TCF fellow Harold Pollack takes a deeper look at the data that shows how race affects an employee's 401(k) savings account behavior. He says that although most employees contribute a similar amount to their accounts, minority workers were more likely to invest with caution, even if that means low rates of return.
In effect, these workers were using their 401(k) accounts as current savings reserves or as an emergency fund. As my writing collaborator Helaine Olen noted over email, these apparently foolish savings behaviors suddenly seem to make a lot more sense in the life-context of the people who are actually making these decisions.
Pollack's article from Washington Monthly can be accessed here.
There's more to a 401K savings account than meets the eye, particularly when looking at factors such as age and race. TCF fellow Harold Pollack explains the ways that intergenerational wealth disparities play a role in a worker's ability to save for retirement.
Differences in financial sophistication certainly play an important role. An improved system might help employees make better choices. Minority workers at this firm strongly favored safer asset classes such as money market funds that provide very low returns over the long-run. An opt-out system with simple, low-fee target date funds could be especially helpful.
Read Pollack's full article featured in The Washington Post.
Will Social Security go bankrupt by 2030 like policy makers on both sides of the aisle have claimed? TCF fellow Jeff Madrick says think again. Madrick discusses Social Security reform and suggested reading for those looking to learn more about proposed approaches to the issue. One of the books reviewed by Madrick includes Falling Short: The Coming Retirement Crisis and What to Do About It, which was co-authored by TCF trustee Alicia Munnell.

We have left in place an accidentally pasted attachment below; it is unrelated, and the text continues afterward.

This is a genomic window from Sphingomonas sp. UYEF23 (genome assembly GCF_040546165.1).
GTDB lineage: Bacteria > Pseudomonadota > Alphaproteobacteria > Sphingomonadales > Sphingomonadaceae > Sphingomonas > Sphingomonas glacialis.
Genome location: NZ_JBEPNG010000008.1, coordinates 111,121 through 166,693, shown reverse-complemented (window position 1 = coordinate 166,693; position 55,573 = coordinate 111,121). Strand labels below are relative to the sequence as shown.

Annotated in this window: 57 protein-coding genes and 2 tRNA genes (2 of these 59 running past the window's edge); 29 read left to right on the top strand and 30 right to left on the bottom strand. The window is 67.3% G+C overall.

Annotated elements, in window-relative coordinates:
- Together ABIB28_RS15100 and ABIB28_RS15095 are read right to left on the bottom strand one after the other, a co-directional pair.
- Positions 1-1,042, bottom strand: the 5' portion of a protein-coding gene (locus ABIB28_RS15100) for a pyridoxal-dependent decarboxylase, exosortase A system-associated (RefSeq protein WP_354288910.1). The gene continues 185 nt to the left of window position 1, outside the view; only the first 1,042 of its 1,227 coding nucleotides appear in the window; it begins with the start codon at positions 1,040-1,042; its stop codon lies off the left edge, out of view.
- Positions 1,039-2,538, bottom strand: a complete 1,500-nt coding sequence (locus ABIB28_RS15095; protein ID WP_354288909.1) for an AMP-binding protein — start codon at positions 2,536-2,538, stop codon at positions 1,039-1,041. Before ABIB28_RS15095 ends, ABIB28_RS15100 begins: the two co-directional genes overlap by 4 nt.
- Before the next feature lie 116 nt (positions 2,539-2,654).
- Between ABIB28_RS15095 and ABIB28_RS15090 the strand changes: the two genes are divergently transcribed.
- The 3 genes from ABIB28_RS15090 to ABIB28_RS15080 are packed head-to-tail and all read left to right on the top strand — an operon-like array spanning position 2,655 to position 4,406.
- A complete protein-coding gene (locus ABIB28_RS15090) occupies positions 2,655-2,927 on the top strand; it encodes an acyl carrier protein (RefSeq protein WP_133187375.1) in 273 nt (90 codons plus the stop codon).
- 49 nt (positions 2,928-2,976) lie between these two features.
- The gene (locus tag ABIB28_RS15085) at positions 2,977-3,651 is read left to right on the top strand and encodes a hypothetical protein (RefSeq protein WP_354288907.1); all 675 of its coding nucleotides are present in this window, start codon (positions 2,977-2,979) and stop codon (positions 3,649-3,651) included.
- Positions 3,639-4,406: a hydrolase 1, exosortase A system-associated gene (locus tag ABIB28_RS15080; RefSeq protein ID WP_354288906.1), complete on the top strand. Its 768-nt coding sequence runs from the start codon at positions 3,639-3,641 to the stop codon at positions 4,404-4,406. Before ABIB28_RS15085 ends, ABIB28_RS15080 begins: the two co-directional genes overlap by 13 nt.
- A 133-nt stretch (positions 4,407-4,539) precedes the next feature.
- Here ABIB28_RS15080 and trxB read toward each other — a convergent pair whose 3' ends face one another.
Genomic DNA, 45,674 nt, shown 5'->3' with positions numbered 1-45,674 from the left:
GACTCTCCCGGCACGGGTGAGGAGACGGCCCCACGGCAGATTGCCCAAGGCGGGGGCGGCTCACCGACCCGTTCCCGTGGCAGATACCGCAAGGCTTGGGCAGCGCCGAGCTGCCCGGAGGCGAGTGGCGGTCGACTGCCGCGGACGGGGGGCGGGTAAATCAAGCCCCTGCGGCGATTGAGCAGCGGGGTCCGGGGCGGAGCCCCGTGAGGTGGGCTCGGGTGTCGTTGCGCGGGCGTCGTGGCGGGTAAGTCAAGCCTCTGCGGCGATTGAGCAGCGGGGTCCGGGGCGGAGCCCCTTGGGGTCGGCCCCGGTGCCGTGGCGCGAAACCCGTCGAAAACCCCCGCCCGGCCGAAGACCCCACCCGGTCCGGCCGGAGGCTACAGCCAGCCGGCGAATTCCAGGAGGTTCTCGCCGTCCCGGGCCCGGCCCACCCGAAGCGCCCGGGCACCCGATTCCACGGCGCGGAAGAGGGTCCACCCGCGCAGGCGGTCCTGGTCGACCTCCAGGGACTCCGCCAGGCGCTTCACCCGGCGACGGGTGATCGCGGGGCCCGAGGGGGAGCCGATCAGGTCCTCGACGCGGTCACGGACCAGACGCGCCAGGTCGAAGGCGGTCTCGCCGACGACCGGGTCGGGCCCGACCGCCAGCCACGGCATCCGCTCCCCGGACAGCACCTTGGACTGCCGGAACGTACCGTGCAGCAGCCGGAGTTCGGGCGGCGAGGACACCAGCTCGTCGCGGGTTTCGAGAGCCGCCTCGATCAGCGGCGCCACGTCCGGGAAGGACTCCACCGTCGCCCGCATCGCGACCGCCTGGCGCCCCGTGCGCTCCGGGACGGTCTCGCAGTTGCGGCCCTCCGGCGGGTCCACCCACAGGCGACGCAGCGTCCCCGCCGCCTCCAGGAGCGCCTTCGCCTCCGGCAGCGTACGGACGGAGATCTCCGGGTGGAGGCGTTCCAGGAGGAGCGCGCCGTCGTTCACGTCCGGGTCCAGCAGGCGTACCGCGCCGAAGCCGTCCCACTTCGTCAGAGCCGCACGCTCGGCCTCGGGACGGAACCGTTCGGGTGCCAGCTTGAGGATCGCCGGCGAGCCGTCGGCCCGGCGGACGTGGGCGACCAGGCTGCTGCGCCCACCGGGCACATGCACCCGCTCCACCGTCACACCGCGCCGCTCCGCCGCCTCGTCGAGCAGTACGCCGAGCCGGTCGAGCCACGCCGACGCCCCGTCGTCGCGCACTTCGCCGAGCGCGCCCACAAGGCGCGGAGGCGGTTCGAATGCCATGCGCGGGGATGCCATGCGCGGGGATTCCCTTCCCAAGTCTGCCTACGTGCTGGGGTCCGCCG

In light of the retirement squeeze, Falling Short by Charles Ellis, Alicia Munnell, and Andrew Eschtruth makes fixing Social Security an urgent priority. It doesn’t propose a single plan but offers a mix of moderate proposals from which to choose to assure Social Security’s solvency, including tax increases and raising the early retirement age at which a worker can receive benefits from sixty-two to sixty-four. It argues that raising the retirement age itself above sixty-seven to seventy would, however, result in too great a reduction in benefits. A retirement age of seventy would mean a 20 percent reduction in benefits for the typical earner. The authors also propose ways to increase employer and employee contributions to 401(k)s and improve investment returns.
See Madrick's piece in The New York Review of Books.
Despite newly re-elected Speaker John Boehner's affirmation of compromise in his opening speech for the 2015 legislative session, it looks like the GOP is already up to its old hijinks after just a few weeks. First, the Republican House cohort has already caused an upset in Social Security policy, particularly with disability benefits, which is slated to run out of funding next year. Unfortunately, Republicans are unlikely to vote for any tax increase and Democrats are unlikely to agree to benefit cuts, leaving program funding that is scheduled to expire little hope for reinstatement. Michael Cohen mentions several other bills already passed by House Republicans including:
In addition, Republicans pushed through another effort to fund the Keystone pipeline, even though President Obama has made clear he intends to veto the legislation. Another rule change would force the Congressional Budget Office to do something called “dynamic scoring” on the economic impact of legislation. This change will make it easier for Republicans to propose tax cuts that appear revenue neutral, while actually blowing up the deficit.
The full article is featured in Boston Globe.
By Charles D. Ellis, Alicia Munnell, Andrew D. Eschtruth
Published by Oxford University Press, January 2, 2015
TCF trustee Alicia Munnell and her coauthors look at what America—and Americans—must do to ensure retirement security.Continue Reading
By expanding coverage for substance abuse treatment, Obamacare could potentially help reduce crime and incarceration — provided that beneficiaries can actually access the help they need.
Researchers at Emory University found that expanding health care coverage increases the use of substance abuse treatment and reduces aggravated assault, robbery, and larceny, according to their new working paper for the National Bureau of Economic Research.
Read the full article.
Compared to other advanced nations, America’s retirement security and health care systems offer weaker protections against risks we all face. The Century Foundation’s work focuses on ideas for strengthening Social Security, pensions, and health care – including steps for building on the Affordable Care Act.
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